Sunday, December 27, 2009

Rafael Nadal's biography,familly and his early life










Biography

Rafael "Rafa" Nadal Parera(born 3 June 1986) is a former World No. 1 Spanish professional tennis player, currently ranked #2. Nadal has won six Grand Slam singles titles, the 2008 Olympic gold medal in singles and also was part of the Spain Davis Cup team that won the finals in 2004 and 2009.

Nadal was ranked World Number #1 from 18 August 2008 to 5 July 2009. In 2009, he became the first player to simultaneously hold Grand Slam titles on clay, grass and hardcourt. His success on clay has earned him the nickname "The King of Clay".

Nadal was ranked World No. 2, behind Roger Federer for a record 160 weeks before earning the top spot. He has subsequently lost this position again to Federer following the Swiss player's triumphs at the 2009 Madrid Open (where Federer beat Nadal in the final), the French Open and Wimbledon, as well as Nadal's own withdrawal from Wimbledon due to injury. In 2008, Nadal was given the Prince of Asturias Award for Sports, in recognition of his achievements in tennis.

Family and early life


Rafael Nadal was born in Manacor, Majorca to Sebastián Nadal and Ana María Parera. He has a younger sister named María Isabel. His uncle, Miguel Ángel Nadal, is a retired professional football (soccer) player, having played for RCD Mallorca, FC Barcelona, and the Spanish national team. Nadal supports football clubs Real Madrid and RCD Mallorca. Recognizing that Rafael had a natural talent for tennis, his other uncle, Toni Nadal, a former professional tennis player, introduced him to tennis when he was three years old. Toni Nadal has been coaching him ever since.

At age eight, Nadal won an under-12 year regional tennis championship at a time where he was also a promising football player. This made Toni Nadal intensify training, and at that time he encouraged Nadal to play left-handed—for a natural advantage on the tennis court, as he noticed Nadal played forehand shots with two hands. When Nadal was 12, he won the Spanish and European tennis titles in his age group and was playing tennis and football all the time. Nadal's father made him choose between football and tennis so that his school work would not deteriorate entirely. Nadal said: "I chose tennis. Football had to stop straight away."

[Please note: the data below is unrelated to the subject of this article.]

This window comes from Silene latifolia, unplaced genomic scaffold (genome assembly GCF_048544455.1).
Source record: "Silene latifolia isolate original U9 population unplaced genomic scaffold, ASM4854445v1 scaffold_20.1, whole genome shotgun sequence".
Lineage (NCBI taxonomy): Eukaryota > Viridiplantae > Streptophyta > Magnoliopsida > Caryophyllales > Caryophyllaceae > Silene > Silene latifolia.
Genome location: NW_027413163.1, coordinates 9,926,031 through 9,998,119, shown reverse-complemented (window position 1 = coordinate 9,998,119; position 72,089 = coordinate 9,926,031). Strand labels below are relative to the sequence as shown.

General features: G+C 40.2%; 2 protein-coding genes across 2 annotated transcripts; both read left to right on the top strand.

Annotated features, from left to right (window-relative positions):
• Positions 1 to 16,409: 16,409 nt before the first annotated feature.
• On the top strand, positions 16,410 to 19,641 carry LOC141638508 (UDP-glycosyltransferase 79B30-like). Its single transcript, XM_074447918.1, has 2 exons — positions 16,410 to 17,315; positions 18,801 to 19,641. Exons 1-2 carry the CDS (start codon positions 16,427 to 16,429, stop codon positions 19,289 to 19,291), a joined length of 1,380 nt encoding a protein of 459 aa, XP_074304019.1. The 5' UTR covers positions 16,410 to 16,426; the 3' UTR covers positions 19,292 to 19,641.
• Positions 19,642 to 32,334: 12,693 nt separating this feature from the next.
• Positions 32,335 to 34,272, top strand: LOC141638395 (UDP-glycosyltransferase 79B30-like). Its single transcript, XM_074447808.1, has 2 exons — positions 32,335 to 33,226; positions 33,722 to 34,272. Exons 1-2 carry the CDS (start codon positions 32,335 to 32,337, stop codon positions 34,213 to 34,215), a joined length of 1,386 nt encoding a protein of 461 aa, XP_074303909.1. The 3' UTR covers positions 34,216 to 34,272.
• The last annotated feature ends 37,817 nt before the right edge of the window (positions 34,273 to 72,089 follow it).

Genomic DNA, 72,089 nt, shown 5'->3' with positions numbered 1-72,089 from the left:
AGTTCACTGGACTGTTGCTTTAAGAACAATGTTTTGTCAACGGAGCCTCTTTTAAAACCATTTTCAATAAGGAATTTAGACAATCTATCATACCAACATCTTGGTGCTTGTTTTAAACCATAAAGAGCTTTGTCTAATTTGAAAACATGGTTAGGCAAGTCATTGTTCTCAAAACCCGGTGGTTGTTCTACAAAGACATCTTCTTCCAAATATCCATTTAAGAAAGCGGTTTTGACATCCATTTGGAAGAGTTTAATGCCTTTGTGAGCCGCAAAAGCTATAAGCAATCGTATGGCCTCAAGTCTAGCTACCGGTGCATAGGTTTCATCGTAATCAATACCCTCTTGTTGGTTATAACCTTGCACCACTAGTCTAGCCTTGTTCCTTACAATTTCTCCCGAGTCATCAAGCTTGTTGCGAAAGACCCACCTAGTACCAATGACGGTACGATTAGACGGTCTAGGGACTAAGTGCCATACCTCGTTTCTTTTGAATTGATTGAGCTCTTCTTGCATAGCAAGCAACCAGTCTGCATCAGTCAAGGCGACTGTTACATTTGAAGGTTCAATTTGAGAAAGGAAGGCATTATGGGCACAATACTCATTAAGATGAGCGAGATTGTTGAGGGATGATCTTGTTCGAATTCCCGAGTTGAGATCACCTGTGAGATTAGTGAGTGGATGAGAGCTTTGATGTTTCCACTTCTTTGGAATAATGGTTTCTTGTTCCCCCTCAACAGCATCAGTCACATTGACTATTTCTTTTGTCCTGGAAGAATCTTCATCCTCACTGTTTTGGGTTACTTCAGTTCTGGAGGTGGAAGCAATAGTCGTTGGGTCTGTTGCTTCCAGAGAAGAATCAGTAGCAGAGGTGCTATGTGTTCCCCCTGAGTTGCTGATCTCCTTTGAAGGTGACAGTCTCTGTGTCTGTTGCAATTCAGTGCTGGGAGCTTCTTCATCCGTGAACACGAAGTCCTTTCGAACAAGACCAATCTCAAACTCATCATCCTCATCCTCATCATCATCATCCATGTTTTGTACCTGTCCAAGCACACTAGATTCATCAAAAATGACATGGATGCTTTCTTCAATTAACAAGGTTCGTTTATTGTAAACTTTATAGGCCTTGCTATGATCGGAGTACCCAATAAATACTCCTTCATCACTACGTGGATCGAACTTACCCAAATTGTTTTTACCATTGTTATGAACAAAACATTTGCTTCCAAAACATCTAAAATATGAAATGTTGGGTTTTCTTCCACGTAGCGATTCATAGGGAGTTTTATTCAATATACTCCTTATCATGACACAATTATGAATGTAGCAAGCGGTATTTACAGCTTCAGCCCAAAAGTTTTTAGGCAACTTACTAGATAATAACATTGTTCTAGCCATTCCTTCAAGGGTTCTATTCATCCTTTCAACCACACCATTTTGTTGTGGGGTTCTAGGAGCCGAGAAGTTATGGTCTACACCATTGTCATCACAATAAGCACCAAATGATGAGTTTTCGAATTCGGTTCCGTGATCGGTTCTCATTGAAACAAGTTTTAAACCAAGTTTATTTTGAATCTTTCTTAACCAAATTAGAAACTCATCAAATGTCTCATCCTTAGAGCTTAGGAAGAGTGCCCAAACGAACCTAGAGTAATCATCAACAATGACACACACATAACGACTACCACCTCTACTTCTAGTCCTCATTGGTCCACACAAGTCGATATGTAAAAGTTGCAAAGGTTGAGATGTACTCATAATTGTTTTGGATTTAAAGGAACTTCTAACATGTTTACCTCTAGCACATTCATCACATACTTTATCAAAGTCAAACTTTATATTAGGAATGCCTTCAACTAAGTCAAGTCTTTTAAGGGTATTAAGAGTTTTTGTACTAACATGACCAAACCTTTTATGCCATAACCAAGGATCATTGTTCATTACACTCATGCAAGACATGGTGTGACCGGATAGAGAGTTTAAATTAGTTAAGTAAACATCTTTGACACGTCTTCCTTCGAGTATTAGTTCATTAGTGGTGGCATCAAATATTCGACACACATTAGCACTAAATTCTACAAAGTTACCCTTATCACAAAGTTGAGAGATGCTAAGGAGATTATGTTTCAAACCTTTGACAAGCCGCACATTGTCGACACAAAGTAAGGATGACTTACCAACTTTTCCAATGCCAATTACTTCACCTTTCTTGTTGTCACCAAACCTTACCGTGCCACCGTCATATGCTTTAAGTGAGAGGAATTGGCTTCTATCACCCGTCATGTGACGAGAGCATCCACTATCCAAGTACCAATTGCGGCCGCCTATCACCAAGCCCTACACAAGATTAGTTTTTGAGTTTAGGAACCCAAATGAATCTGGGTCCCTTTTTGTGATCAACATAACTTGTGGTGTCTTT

When he was 14, the Spanish tennis federation requested that he leave Mallorca and move to Barcelona to continue his tennis progression and training. Nadal's family turned down this request, partly because they feared it would hurt his education, but also because Toni Nadal said that "I don't want to believe that you have to go to America, or other places to be a good athlete. You can do it from your home." The decision to stay home meant that Nadal received less financial support from the federation; instead Nadal's father covered the costs. In May 2001, he defeated former Grand Slam champion Pat Cash in a clay-court exhibition match. By the age of 17, Nadal was ranked in the world's top 50 players.



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